There are a lot of foreigners and expats in the city, which probably contributes to the many international restaurants. Thailand aside, I hadn’t had much variety, so I was thrilled to chomp on a beef shawarma sandwich at Beirut Cafe and a proper thin crust pizza at Limoncello. They even have Mexican! Local street stalls are also not to be missed and I had an amazing coconut soup with pork and vegetables for $1.50. Soup has become my go-to dish when eating on the street because if it’s piping hot, it’s usually safe. Fried noodles and veggie dishes are also on my likely-to-be-ok list. Markets are fantastic for fresh fruit and I’ve had my fair share of bananas, oranges, pears, jack fruit, watermelon and, my favorite, mangosteens. Mangosteens are nothing like mangoes, which I also love. They have a hard, dark red exterior with a fleshy white interior that is incredibly sweet but has a slightly sour note as well. It is the perfect tropical fruit. Pomelos, part of the grapefruit family but larger and sweeter, have also made their way into my heart. Fresh squeezed pomelo juice will set you back $1 from a street vendor- affordable refreshment to combat the midday heat.
One of Cambodia’s signature dishes is fish amok, which consists of fish steamed in a banana leaf (or boiled in cheaper restaurants) with coconut milk, lemongrass, ginger and spices. I’ve had it a few times with very different preparations. One was rather dry, served atop rice, and another was more like a heavy Thai curry. Both were good, but nothing totally unique. Cambodian food is the red-headed step child of Southeast Asian cuisine, and it doesn’t help that it’s sandwiched between two great culinary countries- Thailand and Vietnam. The food certainly isn’t bad; they just can’t compete with their neighbors. That’s ok, I need to catch up on my pizza eating.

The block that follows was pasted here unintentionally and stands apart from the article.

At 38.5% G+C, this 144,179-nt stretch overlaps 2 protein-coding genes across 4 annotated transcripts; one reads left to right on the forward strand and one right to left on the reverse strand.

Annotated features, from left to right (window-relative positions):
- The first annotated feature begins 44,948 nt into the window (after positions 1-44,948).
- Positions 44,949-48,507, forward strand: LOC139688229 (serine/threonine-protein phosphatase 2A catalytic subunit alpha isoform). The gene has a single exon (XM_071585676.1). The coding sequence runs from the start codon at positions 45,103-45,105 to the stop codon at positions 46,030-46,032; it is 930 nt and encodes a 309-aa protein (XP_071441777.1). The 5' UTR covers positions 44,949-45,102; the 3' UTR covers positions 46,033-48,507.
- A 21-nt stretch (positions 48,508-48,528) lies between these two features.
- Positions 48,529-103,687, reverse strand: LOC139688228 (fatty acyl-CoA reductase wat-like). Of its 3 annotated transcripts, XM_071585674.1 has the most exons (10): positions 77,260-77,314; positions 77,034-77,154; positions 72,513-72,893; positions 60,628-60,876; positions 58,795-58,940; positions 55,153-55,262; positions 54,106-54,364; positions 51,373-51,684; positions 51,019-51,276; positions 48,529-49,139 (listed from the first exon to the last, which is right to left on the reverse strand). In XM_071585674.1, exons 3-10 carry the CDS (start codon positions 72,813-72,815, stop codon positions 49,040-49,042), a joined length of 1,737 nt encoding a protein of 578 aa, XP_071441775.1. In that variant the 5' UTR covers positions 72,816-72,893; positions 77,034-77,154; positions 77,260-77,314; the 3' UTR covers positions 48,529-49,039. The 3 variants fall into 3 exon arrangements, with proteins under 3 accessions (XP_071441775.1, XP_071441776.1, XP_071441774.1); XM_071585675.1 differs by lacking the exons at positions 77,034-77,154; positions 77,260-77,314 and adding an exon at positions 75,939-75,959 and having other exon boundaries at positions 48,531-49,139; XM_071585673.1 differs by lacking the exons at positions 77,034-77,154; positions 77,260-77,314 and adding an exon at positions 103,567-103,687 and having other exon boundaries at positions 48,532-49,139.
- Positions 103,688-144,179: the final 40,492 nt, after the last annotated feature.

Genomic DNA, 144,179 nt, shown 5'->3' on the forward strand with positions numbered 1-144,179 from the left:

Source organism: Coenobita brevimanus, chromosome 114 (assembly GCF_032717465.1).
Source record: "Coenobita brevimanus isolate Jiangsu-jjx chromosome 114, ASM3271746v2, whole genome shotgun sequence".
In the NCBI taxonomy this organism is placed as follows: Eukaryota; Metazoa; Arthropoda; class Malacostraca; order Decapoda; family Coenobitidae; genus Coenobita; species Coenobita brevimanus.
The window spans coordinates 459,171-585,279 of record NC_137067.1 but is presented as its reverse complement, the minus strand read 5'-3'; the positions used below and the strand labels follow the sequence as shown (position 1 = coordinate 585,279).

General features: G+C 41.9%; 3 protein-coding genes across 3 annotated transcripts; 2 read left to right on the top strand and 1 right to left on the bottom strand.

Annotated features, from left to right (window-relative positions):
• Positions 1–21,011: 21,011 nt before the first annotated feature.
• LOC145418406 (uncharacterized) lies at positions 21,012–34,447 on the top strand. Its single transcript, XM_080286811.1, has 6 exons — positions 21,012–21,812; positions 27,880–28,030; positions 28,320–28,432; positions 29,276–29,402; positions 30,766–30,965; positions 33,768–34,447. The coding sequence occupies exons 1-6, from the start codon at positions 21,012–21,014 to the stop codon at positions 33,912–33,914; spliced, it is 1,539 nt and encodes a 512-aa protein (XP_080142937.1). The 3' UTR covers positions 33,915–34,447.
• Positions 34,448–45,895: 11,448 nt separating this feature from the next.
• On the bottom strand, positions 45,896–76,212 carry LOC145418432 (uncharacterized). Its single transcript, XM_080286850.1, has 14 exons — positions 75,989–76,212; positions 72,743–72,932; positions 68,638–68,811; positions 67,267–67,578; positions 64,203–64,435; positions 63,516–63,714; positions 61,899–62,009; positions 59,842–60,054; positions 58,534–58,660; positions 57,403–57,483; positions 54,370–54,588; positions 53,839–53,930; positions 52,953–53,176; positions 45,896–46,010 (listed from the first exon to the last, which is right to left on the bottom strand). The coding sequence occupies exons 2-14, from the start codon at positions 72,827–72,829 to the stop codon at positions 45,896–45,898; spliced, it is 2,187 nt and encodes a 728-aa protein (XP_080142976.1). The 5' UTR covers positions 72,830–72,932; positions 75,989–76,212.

Two wonderful holdovers from French colonization, however, are wine and baguettes. Cambodia is the first Asian country I’ve been to where wine isn’t over-priced and of poor quality. You can get a glass of house wine (usually from Australia or Chile) for under $3. Sante! And the baguettes… OH the baguettes! They are everywhere in the form of sandwiches and garlic bread, and a staple at hotel breakfast buffets. These aren’t the kind that tear up the roof of your mouth and make you wish you’d ordered wheat bread. No, these are light as air with a delicately crispy outside and soft inside. Pure heaven.
While the official currency of Cambodia is the riel, most transactions take place in US dollars. Even ATMs dispense greenbacks, a first in my international travel experience. Prices at hotels, restaurants, shops and even street stalls are quoted in dollars, and riels are only given as small change. If your total is $2.50 and you hand over a $5 bill, you’ll receive $2 and 2,000 riels as change ($1 equals 4,000 riels). It does slow things down a bit when a shop owner has to punch figures into a calculator to determine the exchange rate for $.72, but apparently it works for them. It certainly beats having a bunch of change wearing down your wallet.
I’ve enjoyed exploring a bit of Phnom Penh, but look forward to Natalia’s arrival. We’ll spend two days in the city, then take an overnight bus to Siem Reap for a little temple action. I can’t WAIT!